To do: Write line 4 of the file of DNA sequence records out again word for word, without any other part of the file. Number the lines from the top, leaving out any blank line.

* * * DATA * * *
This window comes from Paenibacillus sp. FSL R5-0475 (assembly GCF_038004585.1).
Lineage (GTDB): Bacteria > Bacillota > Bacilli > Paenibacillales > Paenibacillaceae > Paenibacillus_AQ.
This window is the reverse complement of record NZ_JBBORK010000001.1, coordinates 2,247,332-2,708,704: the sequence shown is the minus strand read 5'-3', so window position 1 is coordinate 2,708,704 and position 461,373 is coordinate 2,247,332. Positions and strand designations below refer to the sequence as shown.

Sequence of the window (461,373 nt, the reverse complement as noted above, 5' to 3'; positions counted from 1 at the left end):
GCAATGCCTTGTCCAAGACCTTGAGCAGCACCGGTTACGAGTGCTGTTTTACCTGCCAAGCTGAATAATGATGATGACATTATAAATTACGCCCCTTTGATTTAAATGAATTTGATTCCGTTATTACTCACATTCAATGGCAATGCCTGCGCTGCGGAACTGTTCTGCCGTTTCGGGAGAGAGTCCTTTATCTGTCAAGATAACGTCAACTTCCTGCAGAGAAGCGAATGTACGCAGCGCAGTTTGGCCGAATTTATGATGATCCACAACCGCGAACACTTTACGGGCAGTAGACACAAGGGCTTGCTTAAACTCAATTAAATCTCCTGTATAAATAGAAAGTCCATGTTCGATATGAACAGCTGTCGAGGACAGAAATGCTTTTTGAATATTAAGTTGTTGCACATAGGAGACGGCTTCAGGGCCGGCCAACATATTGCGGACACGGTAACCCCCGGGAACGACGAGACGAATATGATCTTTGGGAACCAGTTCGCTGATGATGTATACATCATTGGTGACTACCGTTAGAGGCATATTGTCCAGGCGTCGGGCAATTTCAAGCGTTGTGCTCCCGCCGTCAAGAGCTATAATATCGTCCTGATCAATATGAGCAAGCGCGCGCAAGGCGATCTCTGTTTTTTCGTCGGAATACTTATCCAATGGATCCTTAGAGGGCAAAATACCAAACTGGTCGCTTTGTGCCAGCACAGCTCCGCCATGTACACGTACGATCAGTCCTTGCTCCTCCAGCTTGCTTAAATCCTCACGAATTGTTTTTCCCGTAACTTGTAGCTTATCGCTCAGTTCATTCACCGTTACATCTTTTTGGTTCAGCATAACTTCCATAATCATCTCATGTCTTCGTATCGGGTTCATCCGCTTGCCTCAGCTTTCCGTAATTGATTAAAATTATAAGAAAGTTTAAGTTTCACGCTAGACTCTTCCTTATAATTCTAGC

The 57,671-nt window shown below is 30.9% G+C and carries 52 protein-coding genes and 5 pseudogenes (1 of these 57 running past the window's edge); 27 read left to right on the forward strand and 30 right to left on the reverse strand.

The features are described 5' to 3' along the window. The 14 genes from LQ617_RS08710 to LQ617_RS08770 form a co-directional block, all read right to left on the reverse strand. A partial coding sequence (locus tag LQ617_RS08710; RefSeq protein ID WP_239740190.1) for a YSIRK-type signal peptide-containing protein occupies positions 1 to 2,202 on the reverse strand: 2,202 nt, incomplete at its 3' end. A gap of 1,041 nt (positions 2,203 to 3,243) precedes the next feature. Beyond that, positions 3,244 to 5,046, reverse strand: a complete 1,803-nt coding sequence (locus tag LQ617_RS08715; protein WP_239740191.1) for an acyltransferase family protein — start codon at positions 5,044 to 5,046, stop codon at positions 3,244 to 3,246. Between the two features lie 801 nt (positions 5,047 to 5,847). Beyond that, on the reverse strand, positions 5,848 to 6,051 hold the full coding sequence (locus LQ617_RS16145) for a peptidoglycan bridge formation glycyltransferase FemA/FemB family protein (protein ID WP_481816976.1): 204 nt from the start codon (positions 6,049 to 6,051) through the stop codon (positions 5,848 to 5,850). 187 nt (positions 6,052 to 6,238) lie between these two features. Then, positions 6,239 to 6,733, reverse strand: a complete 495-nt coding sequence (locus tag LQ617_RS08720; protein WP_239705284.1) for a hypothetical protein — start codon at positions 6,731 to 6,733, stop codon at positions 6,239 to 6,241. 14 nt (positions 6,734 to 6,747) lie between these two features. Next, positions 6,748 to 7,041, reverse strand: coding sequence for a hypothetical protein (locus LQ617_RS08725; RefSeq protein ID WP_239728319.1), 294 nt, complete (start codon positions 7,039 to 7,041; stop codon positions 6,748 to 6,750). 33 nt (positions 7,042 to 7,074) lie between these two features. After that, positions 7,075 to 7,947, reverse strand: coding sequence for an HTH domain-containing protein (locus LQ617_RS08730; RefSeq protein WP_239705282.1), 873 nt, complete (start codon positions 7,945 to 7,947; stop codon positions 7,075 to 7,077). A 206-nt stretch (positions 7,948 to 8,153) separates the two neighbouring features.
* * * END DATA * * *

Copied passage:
Sequence of the window (461,373 nt, the reverse complement as noted above, 5' to 3'; positions counted from 1 at the left end):